Too Much Dancing Brings T.B. (Dec, 1932)
Wow! Who knew that Dancing and daylight savings time were responsible for tuberculosis? You learn something new everyday.
The public health posters would be fantastic:
“It’s all fun and games untill someone gets the consumption!”
“Fall back and you may never spring forward again!”
Too Much Dancing Brings T. B.
RECENT scientific investigations have proved that dancing must bear a part of the responsibility for the increase of tuberculosis among young people. Addiction to the terpsichorean diversion usually results in loss of sleep, which cannot be made up adequately on other nights. Insufficient rest and sleep lowers bodily resistance and gives the tuberculosis germs an easy conquest.
Daylight saving also has a hand in inflicting tuberculosis on young people, since it shortens the time permitted for sleeping. Children especially need all the rest they can get.
Bringing Primeval Monsters to Life for Chicago Fair (Jun, 1933)
Behold! The most dreadful of Primeval Monsters, the Holstein Cow!
Bringing Primeval Monsters to Life for Chicago Fair
A remarkably life-like model of the saber tooth tiger, which ranged the primeval forests, is here seen nearing completion for display at the Chicago Century of Progress Fair, opening on the first of June.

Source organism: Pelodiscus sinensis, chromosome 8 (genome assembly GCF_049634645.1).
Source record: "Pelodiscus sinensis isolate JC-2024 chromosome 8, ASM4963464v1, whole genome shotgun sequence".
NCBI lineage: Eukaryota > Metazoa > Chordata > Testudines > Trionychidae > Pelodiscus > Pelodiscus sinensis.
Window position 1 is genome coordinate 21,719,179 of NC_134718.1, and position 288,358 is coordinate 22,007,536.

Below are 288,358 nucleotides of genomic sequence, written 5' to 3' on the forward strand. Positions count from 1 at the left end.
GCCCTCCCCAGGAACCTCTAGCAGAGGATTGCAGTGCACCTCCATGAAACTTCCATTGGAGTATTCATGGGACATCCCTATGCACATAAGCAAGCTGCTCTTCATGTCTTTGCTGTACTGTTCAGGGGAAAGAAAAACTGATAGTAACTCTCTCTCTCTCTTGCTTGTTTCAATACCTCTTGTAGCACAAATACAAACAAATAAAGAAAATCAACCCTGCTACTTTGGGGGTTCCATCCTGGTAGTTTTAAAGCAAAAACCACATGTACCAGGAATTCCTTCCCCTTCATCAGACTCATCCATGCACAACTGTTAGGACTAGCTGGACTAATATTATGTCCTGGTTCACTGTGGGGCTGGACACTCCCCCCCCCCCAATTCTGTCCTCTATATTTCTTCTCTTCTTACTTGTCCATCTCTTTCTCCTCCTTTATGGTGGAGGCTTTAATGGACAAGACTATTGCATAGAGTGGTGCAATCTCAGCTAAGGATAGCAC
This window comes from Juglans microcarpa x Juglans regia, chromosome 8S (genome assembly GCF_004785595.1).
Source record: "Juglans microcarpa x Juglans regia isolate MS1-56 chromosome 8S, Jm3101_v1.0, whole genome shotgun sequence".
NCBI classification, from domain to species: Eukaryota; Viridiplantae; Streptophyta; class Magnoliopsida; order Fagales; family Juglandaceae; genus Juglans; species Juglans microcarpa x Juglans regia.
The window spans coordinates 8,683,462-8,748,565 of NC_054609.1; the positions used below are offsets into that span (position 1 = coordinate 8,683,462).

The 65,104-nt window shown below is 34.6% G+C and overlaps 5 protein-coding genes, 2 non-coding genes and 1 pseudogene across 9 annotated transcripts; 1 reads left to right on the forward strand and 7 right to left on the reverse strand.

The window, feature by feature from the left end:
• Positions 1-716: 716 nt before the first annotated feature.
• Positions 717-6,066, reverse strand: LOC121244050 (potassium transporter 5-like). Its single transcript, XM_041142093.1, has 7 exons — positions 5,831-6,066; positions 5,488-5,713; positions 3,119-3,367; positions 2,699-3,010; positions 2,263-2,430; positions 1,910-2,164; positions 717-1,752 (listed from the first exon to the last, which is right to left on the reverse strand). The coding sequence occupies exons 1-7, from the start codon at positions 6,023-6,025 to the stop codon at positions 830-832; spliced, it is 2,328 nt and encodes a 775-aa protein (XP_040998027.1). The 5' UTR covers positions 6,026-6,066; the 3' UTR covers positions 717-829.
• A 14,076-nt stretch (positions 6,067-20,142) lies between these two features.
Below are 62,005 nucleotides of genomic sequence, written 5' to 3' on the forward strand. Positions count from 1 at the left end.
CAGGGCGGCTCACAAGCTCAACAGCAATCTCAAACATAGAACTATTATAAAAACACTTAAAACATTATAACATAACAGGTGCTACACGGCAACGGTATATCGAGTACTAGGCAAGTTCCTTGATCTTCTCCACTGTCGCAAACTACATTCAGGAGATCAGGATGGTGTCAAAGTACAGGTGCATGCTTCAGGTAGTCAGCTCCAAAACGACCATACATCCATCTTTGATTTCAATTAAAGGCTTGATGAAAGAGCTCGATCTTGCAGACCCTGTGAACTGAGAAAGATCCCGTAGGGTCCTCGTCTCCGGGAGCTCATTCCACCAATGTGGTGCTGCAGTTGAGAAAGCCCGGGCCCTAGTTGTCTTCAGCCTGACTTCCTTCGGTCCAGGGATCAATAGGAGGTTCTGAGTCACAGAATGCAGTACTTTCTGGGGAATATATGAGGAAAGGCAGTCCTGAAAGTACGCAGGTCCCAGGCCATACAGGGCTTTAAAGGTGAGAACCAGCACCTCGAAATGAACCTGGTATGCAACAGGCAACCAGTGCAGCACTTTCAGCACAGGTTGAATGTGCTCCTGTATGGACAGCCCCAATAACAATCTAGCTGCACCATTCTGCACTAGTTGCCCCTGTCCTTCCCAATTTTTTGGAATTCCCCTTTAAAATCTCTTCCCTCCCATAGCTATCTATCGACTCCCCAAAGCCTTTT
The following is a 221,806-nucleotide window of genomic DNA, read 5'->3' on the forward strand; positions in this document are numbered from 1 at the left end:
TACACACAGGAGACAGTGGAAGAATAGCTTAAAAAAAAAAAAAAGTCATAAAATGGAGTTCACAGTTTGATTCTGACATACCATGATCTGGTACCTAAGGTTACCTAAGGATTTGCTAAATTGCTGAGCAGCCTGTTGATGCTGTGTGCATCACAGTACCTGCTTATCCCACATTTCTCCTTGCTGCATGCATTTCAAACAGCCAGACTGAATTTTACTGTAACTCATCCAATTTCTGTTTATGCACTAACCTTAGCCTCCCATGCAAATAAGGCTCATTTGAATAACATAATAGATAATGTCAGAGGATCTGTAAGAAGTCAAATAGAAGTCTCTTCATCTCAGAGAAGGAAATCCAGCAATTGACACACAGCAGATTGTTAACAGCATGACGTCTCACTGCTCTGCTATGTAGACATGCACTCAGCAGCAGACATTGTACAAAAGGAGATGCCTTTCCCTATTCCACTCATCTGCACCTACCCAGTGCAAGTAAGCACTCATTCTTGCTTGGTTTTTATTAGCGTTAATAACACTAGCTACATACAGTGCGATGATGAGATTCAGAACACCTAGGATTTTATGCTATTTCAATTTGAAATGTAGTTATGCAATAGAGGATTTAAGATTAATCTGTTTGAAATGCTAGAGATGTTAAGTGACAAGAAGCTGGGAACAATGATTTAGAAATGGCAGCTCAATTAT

$7,000,000,000 for Door-to-Door Salesmen (Apr, 1952)
According to this article in 1952 fully 2% of the American workforce were door-to-door salesmen. I wonder what it is now? I love how they speak approvingly of one organization’s “pyramiding partnership”.
$7,000,000,000 for Door-to-Door Salesmen
By Harry Kursh
AMERICA’S fastest growing small-business opportunity is also America’s most underestimated! Few people know that a group made up of two per cent of the American working population managed to make over $7 billion last year in door-to-door selling. This fabulous figure was more than double the previous peak year. If you’re not afraid to knock on doors, you can claim your share, too.
The door-to-door selling boomâ€”for which an even bigger year is predicted in 1952â€”is opening the door for thousands to become independent, self-employed salesmen, selling practically anything a family can use. Already more than 3,000 firms have men and women going from door to door for them to sell everything from nylon stockings to fire extinguishers.
An Inconvenient Ad (Nov, 1946)
It’s been quite a while since a company would use an image of factories spewing carbon dust into the atmosphere in a positive context for one of their ads.
Of course at the CEI they just call it life.
These furnaces are a long way from a tire maker’s plant, yet they are an important part of the rubber industry. They’re at Ville Platte, Louisiana, and they are making carbon black to add toughness and mileage to the nation’s truck and automobile tires.
But Ville Platte’s carbon black represents only a part of Cabot production. From the pine timber country of Florida, to the alfalfa fields of the Rio Grande valley and the natural gas fields of Texas, Oklahoma and West Virginia, Cabot Companies are at work providing essential raw materials for American industry.